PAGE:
Consider elective surgery. I met a Canadian orthopedist who has worked in both the Canadian and U.S. health care systems. He told me in the U.S. we do a lot of surgeries that just wouldn’t be done in Canada. For example: knee surgery to treat “cartilage damage”. In Canada you have to wait a year for such elective knee surgery. There is no data that shows elective knee surgery provides better long-term outcomes for knee pain compared with conservative measures such as physical therapy (exercises designed to improve joint function and relieve pain by strengthening the muscles around the joint) and anti-inflammatory meds such as ibuprofen.

So while the Canadian is sitting around a year waiting for their knee surgery, they are probably doing physical therapy, taking anti-inflammatory medications, and over the course of that year may have enough relief of symptoms they opt not to proceed with the surgery.

How Would a Waiting Period Affect Surgical Frequency and Outcomes?

To use a gynecologic example, consider surgery for incontinence versus pelvic floor muscle training (Kegels) with or without resistance. Incontinence surgery has a 30% to 60% re-operation rate due to failure of the initial surgery over time. Use of mesh in incontinence repairs has attendant problems of mesh erosion (a range of 5% to up to 30% in some studies) which can lead to chronic infection, fistulas (communications between the bladder and vagina) and bone infections (see The False Promise of Incontinence Surgery)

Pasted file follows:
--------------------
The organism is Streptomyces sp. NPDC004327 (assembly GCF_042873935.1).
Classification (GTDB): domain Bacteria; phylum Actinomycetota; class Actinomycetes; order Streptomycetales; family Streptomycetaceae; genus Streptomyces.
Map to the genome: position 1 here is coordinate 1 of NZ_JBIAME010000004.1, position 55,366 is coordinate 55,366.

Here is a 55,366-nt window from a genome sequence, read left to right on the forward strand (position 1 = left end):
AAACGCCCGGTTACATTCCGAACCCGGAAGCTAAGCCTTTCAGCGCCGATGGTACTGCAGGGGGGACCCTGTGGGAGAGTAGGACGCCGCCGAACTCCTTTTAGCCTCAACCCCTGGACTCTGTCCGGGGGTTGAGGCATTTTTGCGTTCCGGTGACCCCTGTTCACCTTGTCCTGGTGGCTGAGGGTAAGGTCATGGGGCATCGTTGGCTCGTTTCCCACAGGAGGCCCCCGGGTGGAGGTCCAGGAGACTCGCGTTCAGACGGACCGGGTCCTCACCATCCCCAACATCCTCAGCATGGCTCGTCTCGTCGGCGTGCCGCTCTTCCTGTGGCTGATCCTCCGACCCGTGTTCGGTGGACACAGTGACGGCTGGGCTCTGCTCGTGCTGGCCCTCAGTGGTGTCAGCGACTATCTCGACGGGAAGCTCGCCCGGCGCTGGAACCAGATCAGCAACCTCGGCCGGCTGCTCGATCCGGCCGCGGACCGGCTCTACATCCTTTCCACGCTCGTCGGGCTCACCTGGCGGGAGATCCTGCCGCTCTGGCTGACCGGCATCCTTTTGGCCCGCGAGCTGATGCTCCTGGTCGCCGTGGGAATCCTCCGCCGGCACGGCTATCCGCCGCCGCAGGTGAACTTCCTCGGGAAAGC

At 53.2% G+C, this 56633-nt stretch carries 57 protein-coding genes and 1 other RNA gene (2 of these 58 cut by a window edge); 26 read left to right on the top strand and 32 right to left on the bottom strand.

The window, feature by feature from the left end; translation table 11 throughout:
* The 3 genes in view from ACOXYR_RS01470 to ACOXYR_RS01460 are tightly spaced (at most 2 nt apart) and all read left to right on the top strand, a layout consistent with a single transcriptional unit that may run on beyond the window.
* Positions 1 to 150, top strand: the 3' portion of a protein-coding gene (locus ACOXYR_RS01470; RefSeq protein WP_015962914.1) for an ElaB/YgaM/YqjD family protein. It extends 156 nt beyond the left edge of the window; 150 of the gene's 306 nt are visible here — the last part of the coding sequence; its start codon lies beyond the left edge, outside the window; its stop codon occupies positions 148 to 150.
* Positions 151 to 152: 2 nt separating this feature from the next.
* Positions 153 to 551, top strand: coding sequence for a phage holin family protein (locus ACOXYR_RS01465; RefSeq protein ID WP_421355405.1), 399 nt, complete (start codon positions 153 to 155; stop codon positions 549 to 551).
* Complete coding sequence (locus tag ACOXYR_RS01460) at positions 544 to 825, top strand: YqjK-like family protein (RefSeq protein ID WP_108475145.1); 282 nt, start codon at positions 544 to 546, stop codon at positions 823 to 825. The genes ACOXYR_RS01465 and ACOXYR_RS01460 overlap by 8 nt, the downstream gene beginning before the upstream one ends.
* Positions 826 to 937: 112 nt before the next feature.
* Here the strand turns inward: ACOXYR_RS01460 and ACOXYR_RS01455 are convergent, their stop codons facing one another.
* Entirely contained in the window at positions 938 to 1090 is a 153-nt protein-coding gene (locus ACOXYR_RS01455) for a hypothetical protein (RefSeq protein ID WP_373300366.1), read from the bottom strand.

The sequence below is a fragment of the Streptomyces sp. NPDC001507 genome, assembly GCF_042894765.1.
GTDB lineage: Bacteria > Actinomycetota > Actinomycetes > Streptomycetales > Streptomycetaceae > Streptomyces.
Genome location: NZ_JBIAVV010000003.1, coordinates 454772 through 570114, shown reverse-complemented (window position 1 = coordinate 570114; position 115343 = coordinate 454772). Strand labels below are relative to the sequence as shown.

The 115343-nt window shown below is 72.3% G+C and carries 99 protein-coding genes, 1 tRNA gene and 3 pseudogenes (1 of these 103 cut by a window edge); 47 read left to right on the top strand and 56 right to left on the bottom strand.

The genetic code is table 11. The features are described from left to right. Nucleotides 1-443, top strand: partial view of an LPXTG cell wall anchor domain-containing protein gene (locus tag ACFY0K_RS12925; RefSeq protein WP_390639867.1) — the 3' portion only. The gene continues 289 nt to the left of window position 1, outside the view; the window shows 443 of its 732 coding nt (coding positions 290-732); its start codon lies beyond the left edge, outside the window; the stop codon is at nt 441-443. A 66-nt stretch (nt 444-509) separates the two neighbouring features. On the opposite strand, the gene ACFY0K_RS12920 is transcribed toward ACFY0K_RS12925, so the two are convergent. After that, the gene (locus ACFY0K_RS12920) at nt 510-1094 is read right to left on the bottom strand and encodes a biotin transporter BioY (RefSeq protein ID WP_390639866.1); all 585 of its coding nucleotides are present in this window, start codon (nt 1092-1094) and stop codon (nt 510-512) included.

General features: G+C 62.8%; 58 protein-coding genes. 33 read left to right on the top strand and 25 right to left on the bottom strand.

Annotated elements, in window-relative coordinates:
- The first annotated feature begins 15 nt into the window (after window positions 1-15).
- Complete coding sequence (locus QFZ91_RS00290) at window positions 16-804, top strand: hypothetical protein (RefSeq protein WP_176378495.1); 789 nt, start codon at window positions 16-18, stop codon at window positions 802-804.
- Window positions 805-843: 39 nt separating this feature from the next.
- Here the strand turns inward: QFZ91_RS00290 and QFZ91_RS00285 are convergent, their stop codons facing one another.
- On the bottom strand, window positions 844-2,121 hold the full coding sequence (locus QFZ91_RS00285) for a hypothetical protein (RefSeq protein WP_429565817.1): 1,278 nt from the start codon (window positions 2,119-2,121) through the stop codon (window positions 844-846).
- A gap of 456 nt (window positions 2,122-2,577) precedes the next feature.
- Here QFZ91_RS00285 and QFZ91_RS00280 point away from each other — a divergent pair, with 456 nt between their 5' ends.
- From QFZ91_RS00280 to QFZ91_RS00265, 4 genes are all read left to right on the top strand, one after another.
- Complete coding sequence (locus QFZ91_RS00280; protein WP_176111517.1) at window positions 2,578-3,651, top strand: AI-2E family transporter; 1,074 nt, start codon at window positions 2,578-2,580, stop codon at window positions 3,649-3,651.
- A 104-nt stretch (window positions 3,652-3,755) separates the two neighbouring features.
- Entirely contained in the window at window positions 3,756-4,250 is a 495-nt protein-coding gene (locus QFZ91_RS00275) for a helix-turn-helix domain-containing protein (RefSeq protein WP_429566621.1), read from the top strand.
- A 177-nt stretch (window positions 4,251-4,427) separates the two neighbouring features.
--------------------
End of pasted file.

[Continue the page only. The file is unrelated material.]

What if a 6 month waiting period was imposed on patients before scheduling elective incontinence surgery? During this 6 month period the patient does her Kegel exercises, possibly with weights or a pessary, and two thirds of them will find their incontinence completely resolves or is substantially improved. Even if she decides to proceed with the surgery at that point, her surgical outcome will be much better because she will have spent the previous six months conditioning her pelvic floor which strengthens the muscles around the bladder, increases blood flow to the area, and improves neuro-muscular function.

How do you or can you inhabit your health?

Let us count the ways. Feel free to post how you cope with your illnesses in the comments section.

How are you dealing with arthritis? diabetes? depression? being overweight? being over-stressed? and other conditions. Tell us what resources and techniques you’ve found helpful.